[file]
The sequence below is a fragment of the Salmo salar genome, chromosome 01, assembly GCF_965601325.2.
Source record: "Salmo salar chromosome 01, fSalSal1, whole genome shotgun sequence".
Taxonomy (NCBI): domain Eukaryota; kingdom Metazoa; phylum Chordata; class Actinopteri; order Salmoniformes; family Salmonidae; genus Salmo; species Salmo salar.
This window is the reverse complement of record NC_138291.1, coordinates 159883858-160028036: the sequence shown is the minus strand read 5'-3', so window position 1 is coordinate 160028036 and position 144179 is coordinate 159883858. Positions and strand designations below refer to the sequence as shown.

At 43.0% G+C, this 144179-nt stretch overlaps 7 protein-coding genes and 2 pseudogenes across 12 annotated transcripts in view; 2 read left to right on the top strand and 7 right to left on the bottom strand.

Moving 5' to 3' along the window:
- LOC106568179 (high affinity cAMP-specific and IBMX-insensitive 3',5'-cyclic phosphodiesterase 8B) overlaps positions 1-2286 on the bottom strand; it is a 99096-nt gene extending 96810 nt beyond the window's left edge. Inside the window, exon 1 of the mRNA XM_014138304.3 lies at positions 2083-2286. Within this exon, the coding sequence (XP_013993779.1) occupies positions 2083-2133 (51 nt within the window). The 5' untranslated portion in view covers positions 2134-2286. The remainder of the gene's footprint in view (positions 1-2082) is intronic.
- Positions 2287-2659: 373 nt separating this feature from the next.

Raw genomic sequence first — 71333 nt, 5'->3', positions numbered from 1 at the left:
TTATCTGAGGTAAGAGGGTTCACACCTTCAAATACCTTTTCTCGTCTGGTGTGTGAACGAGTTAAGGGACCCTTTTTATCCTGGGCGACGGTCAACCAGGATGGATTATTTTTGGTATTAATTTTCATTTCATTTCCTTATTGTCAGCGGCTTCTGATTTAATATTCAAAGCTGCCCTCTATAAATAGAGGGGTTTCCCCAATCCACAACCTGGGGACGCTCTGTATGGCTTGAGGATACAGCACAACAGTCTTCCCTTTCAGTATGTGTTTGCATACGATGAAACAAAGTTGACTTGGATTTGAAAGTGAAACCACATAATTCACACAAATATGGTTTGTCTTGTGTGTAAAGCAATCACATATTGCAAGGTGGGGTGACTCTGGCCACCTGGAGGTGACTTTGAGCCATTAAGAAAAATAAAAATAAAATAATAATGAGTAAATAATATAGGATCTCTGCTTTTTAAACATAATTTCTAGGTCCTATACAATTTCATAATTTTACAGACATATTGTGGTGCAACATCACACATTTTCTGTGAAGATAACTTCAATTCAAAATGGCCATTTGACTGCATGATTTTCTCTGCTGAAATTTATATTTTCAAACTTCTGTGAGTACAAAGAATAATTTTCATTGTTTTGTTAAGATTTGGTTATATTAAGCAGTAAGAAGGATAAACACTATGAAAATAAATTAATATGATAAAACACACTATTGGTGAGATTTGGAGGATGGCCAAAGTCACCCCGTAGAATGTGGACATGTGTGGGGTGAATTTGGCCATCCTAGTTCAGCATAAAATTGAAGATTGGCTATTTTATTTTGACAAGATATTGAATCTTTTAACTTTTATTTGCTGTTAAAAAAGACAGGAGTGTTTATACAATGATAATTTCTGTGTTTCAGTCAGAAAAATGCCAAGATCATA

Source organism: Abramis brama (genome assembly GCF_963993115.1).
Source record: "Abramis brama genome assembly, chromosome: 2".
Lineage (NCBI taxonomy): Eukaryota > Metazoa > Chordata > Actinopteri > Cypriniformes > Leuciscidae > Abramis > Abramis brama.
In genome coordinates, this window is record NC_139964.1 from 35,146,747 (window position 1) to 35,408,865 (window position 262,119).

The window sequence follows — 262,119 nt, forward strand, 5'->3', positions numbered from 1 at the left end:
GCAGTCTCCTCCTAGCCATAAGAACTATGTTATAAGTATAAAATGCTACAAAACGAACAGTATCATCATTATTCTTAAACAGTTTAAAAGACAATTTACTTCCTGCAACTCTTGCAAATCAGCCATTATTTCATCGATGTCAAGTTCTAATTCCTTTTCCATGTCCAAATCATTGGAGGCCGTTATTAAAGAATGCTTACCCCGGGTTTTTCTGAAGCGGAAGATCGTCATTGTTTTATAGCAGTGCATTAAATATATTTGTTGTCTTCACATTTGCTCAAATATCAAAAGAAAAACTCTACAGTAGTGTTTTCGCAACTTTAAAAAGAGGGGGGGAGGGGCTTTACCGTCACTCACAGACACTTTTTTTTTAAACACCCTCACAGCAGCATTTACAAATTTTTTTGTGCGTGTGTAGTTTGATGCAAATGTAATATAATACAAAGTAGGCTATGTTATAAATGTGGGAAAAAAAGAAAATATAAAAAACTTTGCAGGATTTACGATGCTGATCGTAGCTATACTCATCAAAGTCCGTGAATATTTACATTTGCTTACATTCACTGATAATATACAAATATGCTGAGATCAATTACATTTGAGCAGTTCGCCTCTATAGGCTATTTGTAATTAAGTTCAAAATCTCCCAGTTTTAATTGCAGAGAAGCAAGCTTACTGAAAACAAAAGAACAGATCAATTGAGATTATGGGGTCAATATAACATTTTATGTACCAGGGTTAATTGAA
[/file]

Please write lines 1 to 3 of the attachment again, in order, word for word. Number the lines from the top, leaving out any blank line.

The sequence below is a fragment of the Salmo salar genome, chromosome 01, assembly GCF_965601325.2.
Source record: "Salmo salar chromosome 01, fSalSal1, whole genome shotgun sequence".
Taxonomy (NCBI): domain Eukaryota; kingdom Metazoa; phylum Chordata; class Actinopteri; order Salmoniformes; family Salmonidae; genus Salmo; species Salmo salar.